Start building these muscles by doing repeated kicks upward. Pick one leg to lead and then use the other to push off from the floor. Use your abs to bring your leading foot closer and closer to straight above your head. Then repeat these exercising with your other foot leading.
After you've built up enough core strength, you'll have the ability to bring your legs up over your hips. Attempt to get your shoulders, hips and feet in a straight line, resting your feet on the wall behind you for as long as is necessary.
Finally (or perhaps next-to-last if you've chosen to try headstand before handstand), it's time to move into shoulder stand. Make sure you build up a good muscle base in your shoulders before attempting this pose. This will help keep weight off your neck so that you can practice safely and avoid injury. This is another position you'll probably want to do against a wall, at least to start.
Start off in a tabletop-like pose with your knees on the floor and your elbows beneath your shoulders, clasping your hands together and resting them on the floor in front of your elbows. Move up onto your toes while you simultaneously put your head down in between your elbows—kind of like a downward-facing dog, but with your elbows and head on the floor instead of your palms. Just like you'd do in a handstand, use your core to pull your feet above your hips, one at a time.
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Kevin T. Smiley
When hurricanes and other extreme storms unleash downpours like Tropical Storm Beta has been doing in the South, the floodwater doesn't always stay within the government's flood risk zones.
New research suggests that nearly twice as many properties are at risk from a 100-year flood today than the Federal Emergency Management Agency's flood maps indicate.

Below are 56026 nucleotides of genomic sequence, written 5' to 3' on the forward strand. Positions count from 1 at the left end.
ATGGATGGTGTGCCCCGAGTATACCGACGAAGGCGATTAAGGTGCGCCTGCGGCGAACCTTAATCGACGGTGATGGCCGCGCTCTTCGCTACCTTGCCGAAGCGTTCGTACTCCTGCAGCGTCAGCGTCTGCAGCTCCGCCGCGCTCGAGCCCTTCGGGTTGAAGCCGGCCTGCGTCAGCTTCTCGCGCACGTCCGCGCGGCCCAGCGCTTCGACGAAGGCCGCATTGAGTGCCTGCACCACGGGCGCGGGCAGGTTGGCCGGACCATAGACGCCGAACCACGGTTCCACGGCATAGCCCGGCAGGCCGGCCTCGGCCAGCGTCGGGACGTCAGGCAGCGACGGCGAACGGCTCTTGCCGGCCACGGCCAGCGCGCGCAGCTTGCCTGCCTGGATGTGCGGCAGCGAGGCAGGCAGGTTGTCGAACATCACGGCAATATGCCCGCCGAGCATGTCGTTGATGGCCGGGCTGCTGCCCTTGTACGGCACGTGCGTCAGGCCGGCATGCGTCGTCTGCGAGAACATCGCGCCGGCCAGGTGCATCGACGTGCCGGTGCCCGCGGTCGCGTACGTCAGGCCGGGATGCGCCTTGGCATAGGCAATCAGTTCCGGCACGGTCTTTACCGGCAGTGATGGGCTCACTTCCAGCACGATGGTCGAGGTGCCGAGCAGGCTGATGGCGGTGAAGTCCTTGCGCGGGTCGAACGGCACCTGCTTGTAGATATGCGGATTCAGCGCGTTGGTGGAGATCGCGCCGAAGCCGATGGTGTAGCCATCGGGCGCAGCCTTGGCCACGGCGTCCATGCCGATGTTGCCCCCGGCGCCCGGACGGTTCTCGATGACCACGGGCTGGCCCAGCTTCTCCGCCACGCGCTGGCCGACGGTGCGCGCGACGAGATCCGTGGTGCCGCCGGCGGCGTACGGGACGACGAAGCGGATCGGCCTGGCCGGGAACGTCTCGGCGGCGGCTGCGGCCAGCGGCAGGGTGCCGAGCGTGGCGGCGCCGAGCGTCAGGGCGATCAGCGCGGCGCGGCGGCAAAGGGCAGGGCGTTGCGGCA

Flooding Outside the Zones<p>About <a href="https://furmancenter.org/files/Floodplain_PopulationBrief_12DEC2017.pdf" target="_blank">15 million</a> Americans live in FEMA's current 100-year flood zones. The designation warns them that their properties face a 1% risk of flooding in any given year. They must obtain flood insurance if they want a federally ensured loan – insurance that helps them recover from flooding.</p><p>In Greater Houston, however, <a href="https://doi.org/10.1111/j.1539-6924.2012.01840.x" target="_blank">47% of claims</a> made to FEMA across three decades before Hurricane Harvey were outside of the 100-year flood zones. Harris County, recognizing that FEMA flood maps don't capture the full risk, now <a href="https://www.hcfcd.org/floodinsurance" target="_blank" rel="noopener noreferrer">recommends that every household</a> in Houston and the rest of the county have flood insurance.</p><p>New risk models point to a similar conclusion: Flood risk in these areas outstrips expectations in the current FEMA flood maps.</p><p>One of those models, from the <a href="https://firststreet.org/flood-lab/research/2020-national-flood-risk-assessment-highlights/" target="_blank">First Street Foundation</a>, estimates that the number of properties at risk in a 100-year storm is 1.7 times higher than the FEMA maps suggest. Other <a href="https://doi.org/10.1088/1748-9326/aaac65" target="_blank" rel="noopener noreferrer">researchers</a> find an even higher margin, with 2.6 to 3.1 times more people exposed to serious flooding in a 100-year storm than FEMA estimates.</p>